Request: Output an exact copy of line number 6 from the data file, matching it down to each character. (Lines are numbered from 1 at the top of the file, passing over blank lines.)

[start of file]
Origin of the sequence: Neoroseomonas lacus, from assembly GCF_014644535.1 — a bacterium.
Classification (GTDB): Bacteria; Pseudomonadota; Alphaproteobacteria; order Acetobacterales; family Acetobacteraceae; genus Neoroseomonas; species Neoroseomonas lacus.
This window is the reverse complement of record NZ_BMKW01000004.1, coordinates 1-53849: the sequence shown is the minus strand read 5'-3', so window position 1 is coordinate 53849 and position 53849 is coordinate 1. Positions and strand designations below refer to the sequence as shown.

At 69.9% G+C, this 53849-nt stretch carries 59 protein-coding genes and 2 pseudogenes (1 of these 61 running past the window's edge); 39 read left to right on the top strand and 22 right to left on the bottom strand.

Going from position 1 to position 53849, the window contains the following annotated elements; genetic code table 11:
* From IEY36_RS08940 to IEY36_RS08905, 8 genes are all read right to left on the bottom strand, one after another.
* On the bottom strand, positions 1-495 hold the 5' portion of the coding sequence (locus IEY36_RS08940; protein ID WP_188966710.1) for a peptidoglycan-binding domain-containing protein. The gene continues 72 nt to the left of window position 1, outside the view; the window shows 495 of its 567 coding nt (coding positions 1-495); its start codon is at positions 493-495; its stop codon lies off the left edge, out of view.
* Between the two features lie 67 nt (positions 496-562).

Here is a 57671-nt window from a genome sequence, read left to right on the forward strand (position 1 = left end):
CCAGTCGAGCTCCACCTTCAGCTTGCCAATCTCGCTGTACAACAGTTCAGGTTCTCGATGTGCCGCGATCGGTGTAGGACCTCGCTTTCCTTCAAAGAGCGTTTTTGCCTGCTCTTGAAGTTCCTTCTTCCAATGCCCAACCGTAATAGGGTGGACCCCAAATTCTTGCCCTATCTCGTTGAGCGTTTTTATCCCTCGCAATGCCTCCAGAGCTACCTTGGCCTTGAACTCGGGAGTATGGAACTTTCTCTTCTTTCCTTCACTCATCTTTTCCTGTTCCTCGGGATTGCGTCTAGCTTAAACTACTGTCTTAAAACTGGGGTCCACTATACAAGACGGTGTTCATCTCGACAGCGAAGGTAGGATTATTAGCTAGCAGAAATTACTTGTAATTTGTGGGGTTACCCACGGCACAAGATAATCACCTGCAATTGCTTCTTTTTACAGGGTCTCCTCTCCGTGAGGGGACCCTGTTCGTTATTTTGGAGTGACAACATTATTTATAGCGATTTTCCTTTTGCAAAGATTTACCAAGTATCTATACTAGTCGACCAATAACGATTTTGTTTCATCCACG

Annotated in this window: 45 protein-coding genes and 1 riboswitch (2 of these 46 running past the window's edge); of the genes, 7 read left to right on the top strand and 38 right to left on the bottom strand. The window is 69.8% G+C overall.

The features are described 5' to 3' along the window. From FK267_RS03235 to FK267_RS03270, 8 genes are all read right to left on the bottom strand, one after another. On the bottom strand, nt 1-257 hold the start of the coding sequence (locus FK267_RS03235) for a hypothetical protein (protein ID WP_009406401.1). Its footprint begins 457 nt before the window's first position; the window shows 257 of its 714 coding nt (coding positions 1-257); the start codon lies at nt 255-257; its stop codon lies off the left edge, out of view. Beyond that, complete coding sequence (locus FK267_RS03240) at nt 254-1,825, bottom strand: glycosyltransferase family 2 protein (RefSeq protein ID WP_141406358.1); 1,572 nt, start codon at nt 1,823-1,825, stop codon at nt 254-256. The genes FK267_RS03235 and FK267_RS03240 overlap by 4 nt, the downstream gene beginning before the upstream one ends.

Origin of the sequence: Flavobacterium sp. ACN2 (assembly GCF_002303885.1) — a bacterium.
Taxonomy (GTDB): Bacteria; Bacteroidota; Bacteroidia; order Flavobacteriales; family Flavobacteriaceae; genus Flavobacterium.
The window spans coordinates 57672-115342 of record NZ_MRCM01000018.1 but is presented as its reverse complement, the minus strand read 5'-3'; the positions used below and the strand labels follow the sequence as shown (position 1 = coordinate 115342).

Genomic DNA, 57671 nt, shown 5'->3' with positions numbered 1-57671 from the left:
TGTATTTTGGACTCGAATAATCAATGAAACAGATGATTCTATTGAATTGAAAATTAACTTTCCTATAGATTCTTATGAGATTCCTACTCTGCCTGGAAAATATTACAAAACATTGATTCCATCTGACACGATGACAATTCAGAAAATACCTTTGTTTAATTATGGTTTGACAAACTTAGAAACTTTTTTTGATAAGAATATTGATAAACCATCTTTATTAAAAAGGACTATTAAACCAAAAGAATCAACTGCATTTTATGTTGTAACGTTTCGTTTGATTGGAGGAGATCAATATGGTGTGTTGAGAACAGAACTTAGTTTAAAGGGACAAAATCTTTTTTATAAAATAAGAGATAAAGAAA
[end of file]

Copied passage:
* From IEY36_RS08940 to IEY36_RS08905, 8 genes are all read right to left on the bottom strand, one after another.